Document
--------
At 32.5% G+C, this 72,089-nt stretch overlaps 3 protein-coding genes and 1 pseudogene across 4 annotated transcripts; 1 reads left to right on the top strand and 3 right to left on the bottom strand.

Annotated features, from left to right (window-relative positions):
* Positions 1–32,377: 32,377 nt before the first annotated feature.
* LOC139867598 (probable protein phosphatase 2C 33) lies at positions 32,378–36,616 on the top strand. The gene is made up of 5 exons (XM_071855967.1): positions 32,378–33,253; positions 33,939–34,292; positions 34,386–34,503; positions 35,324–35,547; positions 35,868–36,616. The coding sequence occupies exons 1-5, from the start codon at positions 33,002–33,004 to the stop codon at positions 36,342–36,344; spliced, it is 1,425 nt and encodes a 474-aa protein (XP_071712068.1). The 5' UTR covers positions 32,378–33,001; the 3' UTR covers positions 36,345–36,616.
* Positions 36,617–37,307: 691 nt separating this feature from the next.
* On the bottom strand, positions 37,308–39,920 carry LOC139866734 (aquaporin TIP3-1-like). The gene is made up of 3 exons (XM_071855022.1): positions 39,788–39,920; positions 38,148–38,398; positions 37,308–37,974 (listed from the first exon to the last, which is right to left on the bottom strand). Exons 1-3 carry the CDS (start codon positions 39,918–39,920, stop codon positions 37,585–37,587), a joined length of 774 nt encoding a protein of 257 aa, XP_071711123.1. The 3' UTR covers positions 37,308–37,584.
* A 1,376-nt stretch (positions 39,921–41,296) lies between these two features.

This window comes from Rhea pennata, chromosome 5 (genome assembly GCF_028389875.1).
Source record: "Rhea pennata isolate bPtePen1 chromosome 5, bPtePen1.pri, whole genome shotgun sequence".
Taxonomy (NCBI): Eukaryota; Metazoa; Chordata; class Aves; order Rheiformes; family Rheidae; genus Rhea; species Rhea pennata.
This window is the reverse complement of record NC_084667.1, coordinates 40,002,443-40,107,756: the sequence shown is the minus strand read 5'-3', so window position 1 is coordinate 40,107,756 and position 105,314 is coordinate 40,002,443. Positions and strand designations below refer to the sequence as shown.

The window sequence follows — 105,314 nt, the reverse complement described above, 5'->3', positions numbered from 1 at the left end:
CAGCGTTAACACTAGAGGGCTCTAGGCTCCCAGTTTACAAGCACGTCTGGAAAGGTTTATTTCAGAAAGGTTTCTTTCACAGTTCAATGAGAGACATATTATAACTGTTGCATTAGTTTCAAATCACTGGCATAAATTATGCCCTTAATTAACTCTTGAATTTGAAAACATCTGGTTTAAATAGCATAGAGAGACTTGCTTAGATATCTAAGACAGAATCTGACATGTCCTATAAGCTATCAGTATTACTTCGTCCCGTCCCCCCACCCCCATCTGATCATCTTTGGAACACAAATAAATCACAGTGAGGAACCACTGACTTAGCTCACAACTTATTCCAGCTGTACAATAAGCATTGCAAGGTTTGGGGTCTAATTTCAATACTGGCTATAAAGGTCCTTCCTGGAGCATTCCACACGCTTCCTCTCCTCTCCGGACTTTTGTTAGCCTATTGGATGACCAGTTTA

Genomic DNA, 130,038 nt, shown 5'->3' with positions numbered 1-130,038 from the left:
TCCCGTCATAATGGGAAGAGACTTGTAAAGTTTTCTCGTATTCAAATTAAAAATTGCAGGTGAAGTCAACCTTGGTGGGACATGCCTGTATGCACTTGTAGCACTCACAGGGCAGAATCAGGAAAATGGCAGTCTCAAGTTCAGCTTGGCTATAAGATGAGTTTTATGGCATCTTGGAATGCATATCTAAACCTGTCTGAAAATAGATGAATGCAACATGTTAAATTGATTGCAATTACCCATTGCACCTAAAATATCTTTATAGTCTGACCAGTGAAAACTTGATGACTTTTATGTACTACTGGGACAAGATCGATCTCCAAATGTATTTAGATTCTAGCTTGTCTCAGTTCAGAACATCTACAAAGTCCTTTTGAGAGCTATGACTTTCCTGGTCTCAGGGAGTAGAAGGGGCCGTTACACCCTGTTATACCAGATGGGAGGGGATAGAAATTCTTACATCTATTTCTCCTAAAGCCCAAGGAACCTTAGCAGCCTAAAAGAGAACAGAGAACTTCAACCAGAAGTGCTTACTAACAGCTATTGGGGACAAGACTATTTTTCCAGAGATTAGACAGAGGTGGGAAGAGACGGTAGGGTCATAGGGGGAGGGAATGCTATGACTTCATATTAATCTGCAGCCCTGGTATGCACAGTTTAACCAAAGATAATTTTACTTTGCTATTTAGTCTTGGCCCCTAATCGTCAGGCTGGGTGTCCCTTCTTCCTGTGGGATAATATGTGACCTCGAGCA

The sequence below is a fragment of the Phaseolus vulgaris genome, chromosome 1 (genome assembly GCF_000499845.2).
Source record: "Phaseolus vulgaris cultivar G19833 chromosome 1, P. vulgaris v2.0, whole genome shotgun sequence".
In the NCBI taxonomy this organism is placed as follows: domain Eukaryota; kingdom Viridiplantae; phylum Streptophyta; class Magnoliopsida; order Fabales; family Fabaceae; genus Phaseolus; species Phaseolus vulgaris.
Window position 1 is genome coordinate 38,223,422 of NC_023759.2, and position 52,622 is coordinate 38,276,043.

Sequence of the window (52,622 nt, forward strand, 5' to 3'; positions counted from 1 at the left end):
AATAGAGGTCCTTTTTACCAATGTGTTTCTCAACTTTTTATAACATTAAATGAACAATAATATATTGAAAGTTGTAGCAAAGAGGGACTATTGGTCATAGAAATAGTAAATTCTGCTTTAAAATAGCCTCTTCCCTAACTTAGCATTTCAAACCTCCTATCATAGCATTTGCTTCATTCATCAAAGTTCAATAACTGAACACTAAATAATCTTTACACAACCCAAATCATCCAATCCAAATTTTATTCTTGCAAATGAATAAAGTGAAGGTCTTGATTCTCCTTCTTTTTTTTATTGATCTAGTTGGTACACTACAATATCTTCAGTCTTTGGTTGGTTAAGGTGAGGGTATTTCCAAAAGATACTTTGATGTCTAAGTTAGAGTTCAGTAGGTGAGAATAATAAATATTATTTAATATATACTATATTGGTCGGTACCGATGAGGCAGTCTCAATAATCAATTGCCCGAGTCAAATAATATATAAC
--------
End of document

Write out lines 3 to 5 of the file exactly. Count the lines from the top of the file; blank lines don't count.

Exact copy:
* Positions 1–32,377: 32,377 nt before the first annotated feature.
* LOC139867598 (probable protein phosphatase 2C 33) lies at positions 32,378–36,616 on the top strand. The gene is made up of 5 exons (XM_071855967.1): positions 32,378–33,253; positions 33,939–34,292; positions 34,386–34,503; positions 35,324–35,547; positions 35,868–36,616. The coding sequence occupies exons 1-5, from the start codon at positions 33,002–33,004 to the stop codon at positions 36,342–36,344; spliced, it is 1,425 nt and encodes a 474-aa protein (XP_071712068.1). The 5' UTR covers positions 32,378–33,001; the 3' UTR covers positions 36,345–36,616.
* Positions 36,617–37,307: 691 nt separating this feature from the next.